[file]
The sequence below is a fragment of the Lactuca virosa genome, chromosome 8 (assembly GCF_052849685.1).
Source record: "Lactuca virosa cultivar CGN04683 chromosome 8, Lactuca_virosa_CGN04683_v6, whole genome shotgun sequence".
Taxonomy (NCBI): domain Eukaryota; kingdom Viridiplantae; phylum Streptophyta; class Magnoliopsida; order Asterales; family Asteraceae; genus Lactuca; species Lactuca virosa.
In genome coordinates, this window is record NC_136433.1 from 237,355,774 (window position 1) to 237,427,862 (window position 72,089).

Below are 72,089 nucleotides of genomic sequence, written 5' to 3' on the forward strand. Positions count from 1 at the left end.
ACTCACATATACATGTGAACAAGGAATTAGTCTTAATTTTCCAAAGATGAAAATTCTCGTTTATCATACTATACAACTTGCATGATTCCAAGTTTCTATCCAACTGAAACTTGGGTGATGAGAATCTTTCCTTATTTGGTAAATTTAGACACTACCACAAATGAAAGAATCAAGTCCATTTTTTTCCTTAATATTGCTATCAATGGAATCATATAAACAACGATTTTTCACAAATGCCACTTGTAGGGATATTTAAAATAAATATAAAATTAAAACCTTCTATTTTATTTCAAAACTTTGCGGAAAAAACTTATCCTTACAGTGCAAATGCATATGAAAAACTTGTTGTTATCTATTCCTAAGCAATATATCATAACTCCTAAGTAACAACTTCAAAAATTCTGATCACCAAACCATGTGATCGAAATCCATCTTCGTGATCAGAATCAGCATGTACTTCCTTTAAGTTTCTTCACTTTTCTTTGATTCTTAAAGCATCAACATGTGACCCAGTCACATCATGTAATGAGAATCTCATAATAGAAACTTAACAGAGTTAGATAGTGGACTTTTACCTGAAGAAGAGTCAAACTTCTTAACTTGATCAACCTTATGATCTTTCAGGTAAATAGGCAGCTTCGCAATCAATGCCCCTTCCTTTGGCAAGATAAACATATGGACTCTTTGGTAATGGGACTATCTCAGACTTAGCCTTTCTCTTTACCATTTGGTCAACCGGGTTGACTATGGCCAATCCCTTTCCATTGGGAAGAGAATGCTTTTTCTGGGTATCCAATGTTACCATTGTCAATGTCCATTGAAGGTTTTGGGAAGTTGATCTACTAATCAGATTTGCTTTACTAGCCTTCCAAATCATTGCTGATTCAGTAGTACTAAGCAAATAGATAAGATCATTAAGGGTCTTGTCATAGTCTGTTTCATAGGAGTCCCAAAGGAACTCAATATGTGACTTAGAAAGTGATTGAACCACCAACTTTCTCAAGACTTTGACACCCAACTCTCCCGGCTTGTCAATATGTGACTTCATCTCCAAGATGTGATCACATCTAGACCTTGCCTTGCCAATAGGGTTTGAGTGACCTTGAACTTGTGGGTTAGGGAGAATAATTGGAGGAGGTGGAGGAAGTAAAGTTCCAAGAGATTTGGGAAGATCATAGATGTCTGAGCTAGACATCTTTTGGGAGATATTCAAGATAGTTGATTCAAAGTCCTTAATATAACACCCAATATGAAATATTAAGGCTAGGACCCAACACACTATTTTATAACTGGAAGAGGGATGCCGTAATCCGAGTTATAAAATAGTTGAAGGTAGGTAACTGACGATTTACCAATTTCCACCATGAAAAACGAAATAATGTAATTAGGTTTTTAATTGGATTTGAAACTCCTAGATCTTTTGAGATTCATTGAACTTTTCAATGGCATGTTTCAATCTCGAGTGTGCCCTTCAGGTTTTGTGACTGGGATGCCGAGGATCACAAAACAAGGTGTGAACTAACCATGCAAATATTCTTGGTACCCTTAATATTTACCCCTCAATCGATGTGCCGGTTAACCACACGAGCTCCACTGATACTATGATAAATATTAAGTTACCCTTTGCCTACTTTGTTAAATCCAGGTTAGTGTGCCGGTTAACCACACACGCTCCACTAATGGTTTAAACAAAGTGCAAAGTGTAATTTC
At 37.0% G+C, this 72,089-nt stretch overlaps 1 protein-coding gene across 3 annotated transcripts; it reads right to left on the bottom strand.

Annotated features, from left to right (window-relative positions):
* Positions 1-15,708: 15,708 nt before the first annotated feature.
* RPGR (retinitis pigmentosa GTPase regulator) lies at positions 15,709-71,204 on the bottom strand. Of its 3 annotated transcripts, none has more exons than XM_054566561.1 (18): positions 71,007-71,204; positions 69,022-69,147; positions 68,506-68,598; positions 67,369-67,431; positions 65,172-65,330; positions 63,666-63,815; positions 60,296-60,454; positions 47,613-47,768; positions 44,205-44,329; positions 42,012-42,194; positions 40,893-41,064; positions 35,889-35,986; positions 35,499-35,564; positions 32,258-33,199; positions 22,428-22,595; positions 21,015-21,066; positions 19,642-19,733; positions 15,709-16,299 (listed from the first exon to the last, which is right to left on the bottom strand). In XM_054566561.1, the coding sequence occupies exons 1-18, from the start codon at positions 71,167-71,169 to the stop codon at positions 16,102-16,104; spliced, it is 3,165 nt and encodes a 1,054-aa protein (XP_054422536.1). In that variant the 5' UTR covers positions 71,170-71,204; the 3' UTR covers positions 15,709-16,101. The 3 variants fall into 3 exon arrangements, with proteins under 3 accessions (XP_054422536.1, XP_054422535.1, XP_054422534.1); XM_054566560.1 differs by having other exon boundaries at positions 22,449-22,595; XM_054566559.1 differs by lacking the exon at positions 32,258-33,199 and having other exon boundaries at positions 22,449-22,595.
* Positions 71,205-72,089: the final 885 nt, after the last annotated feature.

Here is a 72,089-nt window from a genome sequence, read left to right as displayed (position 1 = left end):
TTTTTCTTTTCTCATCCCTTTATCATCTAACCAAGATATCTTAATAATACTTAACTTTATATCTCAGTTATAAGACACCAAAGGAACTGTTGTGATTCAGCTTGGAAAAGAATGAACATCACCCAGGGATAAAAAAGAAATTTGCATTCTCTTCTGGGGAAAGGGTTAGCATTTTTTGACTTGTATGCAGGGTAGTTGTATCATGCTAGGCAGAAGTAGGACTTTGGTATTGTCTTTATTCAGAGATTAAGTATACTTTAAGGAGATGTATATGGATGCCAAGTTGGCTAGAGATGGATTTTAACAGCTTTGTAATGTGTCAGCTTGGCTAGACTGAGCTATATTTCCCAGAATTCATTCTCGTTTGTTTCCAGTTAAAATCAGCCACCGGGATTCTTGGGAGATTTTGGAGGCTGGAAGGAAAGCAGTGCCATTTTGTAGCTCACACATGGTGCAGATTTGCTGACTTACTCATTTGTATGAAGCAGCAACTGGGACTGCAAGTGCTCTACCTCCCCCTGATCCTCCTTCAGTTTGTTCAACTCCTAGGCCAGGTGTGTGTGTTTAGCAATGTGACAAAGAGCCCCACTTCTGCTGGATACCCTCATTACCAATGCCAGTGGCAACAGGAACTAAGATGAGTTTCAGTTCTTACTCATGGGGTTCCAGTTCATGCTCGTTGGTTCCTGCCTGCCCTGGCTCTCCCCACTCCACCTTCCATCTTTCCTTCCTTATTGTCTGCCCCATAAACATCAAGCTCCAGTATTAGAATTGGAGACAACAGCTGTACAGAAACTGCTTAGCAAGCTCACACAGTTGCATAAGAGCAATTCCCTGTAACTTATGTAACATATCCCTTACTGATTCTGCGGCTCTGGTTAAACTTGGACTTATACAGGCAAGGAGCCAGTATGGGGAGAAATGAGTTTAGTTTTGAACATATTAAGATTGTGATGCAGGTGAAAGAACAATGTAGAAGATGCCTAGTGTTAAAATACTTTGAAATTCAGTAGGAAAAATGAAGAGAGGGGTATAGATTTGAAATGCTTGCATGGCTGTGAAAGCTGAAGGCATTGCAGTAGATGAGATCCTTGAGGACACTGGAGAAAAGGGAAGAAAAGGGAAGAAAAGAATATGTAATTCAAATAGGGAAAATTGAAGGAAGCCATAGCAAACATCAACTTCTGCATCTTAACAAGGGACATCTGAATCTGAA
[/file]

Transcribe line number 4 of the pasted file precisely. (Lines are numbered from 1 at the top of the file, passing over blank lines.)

In genome coordinates, this window is record NC_136433.1 from 237,355,774 (window position 1) to 237,427,862 (window position 72,089).